Monday, 21 November 2016

Let them eat cake.

Some days ago there was a discussion on how 'Far Right' said birthday cakes were non traditional. There was hullabulla on the moral policeing, and sniggers at whether chappatis should be cut instead. I am not 'Far Right', far from it. But I understand why they have come to power. Because of the utter inanity of the other side.

I oppose cakes and candle blowings, because what we do is being aped in villages. Every act and non-act has implications and repurcussions, and we are accountable.

1. In a village a lamp is never blown out, but is reverentially extinguished by a flower. Light is called Jyothiamma, and is divinity. When I turn on the switch at dusk, the village people immediately lower their head in a gesture of prayer. Such is the sense of reverence. Blowing out lights on a cake does not fit into this paradigm. 

2. Now learning from city based relatives (and I suspect TV serials), there are 'cakes' for some birthdays. A few village parents manage to afford this. Other children are learning what 'deprived' means. There are the 'haves' and 'have nots' among children - which was never the case in a village community.

The implications of every modern notion is vaster than we can guess even.

Aparna Krishnan   I grew up in a city, and in my childhood have had cakes for my birthdays. Even in the village in initial years I baked a cake on the firestove for our daughter's birthday (and for other children also on their birthdays), thinking it would give the children a nice time. One day when I saw the fallen face of Nadia, I realized that she was feeling bad - that on her birthday (I was away) she had not had a cake ... and that day I stopped.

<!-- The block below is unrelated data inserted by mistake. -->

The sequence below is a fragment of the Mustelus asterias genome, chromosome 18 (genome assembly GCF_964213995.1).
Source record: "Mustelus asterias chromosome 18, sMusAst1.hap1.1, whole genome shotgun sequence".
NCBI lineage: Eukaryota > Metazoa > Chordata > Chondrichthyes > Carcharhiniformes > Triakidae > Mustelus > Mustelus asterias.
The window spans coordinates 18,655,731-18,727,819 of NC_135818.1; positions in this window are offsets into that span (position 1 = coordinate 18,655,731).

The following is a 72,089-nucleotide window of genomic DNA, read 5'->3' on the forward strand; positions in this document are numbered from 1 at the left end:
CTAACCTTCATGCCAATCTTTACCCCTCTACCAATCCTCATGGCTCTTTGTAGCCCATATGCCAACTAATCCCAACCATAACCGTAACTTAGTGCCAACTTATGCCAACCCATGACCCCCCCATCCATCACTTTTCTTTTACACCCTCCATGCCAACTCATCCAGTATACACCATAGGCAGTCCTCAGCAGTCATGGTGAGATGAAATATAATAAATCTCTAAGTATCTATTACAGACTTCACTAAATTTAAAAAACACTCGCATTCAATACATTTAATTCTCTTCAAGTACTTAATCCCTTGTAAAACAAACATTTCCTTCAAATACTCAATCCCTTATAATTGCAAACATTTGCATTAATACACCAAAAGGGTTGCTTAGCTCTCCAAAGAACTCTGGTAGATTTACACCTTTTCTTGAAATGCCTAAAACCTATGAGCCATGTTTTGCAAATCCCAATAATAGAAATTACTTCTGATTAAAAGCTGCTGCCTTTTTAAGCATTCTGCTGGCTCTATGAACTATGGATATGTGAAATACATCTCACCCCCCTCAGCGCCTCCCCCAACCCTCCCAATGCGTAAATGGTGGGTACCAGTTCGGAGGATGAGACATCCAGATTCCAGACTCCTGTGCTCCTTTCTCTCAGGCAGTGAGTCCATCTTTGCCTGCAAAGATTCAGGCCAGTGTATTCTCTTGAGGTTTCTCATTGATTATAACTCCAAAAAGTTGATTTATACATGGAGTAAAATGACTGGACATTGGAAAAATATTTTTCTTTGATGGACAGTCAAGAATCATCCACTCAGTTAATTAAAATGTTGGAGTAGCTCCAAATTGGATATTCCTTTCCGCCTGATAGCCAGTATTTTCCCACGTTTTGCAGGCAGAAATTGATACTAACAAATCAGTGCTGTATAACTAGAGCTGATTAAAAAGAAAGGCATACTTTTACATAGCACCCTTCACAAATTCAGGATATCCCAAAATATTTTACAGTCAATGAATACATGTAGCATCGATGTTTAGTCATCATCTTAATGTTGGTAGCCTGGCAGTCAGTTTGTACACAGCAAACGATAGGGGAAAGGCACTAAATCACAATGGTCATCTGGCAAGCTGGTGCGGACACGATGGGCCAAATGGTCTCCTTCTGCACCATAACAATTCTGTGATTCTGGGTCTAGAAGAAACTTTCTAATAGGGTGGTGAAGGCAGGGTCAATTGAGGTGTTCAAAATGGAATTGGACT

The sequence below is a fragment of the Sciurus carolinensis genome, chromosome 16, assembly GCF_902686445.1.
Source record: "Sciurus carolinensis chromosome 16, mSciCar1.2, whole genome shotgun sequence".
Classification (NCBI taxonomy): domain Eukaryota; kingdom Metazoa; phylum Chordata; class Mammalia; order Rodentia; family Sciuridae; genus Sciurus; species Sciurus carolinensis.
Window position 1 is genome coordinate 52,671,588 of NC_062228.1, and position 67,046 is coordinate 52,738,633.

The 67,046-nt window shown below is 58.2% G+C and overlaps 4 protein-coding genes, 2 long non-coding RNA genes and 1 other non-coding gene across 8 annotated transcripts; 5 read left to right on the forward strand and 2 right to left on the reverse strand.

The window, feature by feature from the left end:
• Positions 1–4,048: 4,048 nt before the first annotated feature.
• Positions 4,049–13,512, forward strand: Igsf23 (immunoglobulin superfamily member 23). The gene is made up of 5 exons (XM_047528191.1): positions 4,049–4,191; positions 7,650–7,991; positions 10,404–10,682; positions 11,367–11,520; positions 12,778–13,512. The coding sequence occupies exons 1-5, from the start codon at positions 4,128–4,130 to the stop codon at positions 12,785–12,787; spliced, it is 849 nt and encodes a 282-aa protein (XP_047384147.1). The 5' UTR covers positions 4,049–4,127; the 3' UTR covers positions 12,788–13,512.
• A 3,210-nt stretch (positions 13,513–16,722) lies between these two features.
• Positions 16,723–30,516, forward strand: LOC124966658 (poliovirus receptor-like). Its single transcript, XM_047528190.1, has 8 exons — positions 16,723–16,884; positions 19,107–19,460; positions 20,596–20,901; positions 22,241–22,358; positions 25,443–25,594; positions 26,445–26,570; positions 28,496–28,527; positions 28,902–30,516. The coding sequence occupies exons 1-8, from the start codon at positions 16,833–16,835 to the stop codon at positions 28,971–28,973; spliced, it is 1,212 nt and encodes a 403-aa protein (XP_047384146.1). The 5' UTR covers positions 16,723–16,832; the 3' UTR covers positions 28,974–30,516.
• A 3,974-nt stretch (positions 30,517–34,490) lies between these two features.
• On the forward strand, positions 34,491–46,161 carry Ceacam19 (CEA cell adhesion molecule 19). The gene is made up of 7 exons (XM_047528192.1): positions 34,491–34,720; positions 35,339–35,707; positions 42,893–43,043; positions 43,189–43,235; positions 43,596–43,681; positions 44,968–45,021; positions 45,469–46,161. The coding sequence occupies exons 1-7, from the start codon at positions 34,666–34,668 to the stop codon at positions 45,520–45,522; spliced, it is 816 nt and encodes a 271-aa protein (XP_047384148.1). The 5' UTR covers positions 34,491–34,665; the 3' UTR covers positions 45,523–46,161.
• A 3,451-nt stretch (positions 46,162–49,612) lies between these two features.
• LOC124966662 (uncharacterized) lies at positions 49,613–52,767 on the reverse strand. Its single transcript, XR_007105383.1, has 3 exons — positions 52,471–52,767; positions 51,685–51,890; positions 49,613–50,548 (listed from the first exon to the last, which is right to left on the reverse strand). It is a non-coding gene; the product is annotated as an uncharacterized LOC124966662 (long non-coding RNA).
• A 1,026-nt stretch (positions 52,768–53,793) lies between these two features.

Shyamala Sanyal I strongly support you and vehemently oppose all this mindless partying that puts unprecedented pressure on the poor. One year I spent new years eve in the village only to find fireworks bursting at midnight. New years eve has reached the village 

Shyamala Sanyal In fact where people are sensitive they oppose conspicuous consumption like in schools in the UK. Children are not allowed expensive food and gifts at school for birthday s. In India it is all about showing off and outdoing each other. Children learn early.
Aparna Krishnan loss of bearings. religious precepts - the best of Sikhism, Hinduism, islam, taught virtues of shareing and restraint. That is not there. And nothing else either to give bearings. So its like many mad bulls let loose in a crockery shop.
Aparna Krishnan It is to reduce our needs day by day, and share more and more day by day. And to build up that network from where we draw courage to.
 Mahima Thangappan very true ... The implications of every modern notion is vaster than we can guess even !

Zulfi Haider very insightful...but Aparna, the problem i feel is somewhat different. It is of our tendency to 'get stuck' to things, ideas; of comparing and finding joy if we compare well enough. If that was the case, i will take to the cake, and drop it the next moment and have mangoes for next birthday, or some traditional sweet...and all would be just fine. Sticking to tradition too is a problem, it is the 'sticking' that is the issue! Yes, i do agree to the question of reverence towards certain aspects of life. But has irreverence not propelled us to discover new ways, thoughts and challenge so many stuff that were traditional beliefs and ideas. I am all for Irreverence too !
Aparna Krishnan A tradition is a continuity. A mindful engaging with it is what gives a civilization its structure. The ethics and beleifs are anchored in it. An alert questioning is needed, but not a rejection. Because then a civilization loses its sense of identity. It is Gandhi's famous quote about how all the windows of his room will be opens for ideas and winds from everywhere to blow in, but how he will not get blown off his feet and will stay rooted and absorb all those ideas.
Aparna Krishnan If the ordinary people celebrate with indian sweets or kheer, and if our indulging in cakes creates a sense of deprivation, let us move to kheer also.
Aparna Krishnan Or say, 'Let them eat cake' ?!!

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